Monday, 25 May 2020 05:10

Scientists develop self-cleaning electric face mask ‘which kills Coronavirus’

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Israeli researchers have developed an electric face mask that cleans itself and could kill Coronavirus.

The face covering is powered by a mobile phone charger, and will be sold for as little as $1.

A team of engineers have invented a self-cleaning mask that kills off Coronavirus by running an electrical current through the filter.

Researchers at the Technion Faculty of Materials Science and Engineering say the electricity will heat up a carbon fibre layer and kill off any viruses that have settled on it.

A patent for the face covering has been filed in the United States, and the team hope to make it available for just $1.

Many standard face masks are made to be disposed after one use, with the materials often taking years to degrade.

The new invention could help reduce the environmental impact of using billions of these disposable masks.

Campaign groups have already spotted masses of discarded face coverings washed up on beaches in Asia.

Gary Stokes, founder of OceansAsia, said the ocean pollution caused by disposable masks will be “substantial”.

It is not known when the self-cleaning face covering will be available in the UK.

It comes after another Israeli company created a mask with a mechanical mouth for people to use when eating.

Avtipus Patents and Inventions announced last week that it had created a mask with a hole that opens when a fork is brought close to the face.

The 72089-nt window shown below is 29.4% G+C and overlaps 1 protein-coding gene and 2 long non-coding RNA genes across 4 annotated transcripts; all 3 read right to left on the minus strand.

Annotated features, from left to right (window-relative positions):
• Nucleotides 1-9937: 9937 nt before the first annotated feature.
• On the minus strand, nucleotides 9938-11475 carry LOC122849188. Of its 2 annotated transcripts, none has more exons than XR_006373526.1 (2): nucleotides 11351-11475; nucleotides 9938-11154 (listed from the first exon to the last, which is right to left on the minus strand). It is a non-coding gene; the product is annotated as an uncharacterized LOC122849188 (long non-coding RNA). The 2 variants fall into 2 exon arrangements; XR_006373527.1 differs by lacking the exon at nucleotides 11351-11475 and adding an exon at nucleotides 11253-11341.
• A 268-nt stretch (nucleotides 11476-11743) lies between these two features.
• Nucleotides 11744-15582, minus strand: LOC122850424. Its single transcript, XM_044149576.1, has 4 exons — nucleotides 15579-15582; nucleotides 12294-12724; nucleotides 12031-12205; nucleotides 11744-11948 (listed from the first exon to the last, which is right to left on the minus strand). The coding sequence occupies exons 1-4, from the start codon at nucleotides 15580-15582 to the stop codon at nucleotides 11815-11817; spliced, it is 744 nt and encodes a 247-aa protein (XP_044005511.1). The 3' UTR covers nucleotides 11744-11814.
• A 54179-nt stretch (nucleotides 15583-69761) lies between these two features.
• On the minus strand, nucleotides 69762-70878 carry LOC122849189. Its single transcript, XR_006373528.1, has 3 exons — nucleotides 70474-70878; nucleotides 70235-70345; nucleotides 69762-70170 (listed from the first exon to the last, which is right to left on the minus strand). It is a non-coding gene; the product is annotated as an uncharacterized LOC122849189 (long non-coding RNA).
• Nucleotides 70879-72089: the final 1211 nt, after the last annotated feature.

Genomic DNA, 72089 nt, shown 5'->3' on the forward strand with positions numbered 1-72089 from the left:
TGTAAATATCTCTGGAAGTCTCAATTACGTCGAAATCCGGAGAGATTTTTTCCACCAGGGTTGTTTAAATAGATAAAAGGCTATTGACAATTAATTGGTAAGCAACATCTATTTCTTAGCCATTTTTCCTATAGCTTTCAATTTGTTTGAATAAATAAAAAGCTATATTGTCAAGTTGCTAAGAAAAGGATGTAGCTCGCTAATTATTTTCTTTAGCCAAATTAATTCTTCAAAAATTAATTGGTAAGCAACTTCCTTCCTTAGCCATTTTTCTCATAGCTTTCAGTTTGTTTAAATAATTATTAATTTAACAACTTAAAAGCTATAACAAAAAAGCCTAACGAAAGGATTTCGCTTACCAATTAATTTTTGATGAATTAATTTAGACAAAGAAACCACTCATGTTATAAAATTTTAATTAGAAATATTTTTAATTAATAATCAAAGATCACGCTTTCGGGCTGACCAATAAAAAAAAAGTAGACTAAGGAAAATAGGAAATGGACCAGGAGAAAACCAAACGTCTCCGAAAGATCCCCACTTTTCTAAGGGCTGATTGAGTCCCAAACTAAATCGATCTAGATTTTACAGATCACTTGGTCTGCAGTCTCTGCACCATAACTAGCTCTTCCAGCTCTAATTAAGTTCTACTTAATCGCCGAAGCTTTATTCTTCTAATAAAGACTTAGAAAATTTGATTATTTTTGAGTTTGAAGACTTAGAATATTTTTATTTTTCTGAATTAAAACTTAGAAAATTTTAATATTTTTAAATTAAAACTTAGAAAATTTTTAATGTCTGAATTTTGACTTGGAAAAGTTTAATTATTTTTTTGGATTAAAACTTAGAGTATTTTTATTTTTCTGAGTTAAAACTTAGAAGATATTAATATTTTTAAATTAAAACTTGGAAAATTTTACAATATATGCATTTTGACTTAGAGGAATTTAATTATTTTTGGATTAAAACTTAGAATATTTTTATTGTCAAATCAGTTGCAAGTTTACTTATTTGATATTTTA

Government advice

UK government has recommended that Brits wear face coverings in public to prevent the spread of Coronavirus.

They said that masks should be worn in enclosed spaces where social distancing isn’t possible, including on public transport and in some shops.

Earlier this month, the Government said that covering your face could stop you passing Covid-19 on to others if you are asymptomatic or have yet to develop symptoms, and so are not self-isolating.

Chief Medical Officer, Chris Whitty said: “Wearing a face covering is an added precaution that may have some benefit in reducing the likelihood that a person with the infection passes it on.

“The most effective means of preventing the spread of this virus remains following social distancing rules and washing your hands regularly.

“It does not remove the need to self-isolate if you have symptoms.”


The Sun UK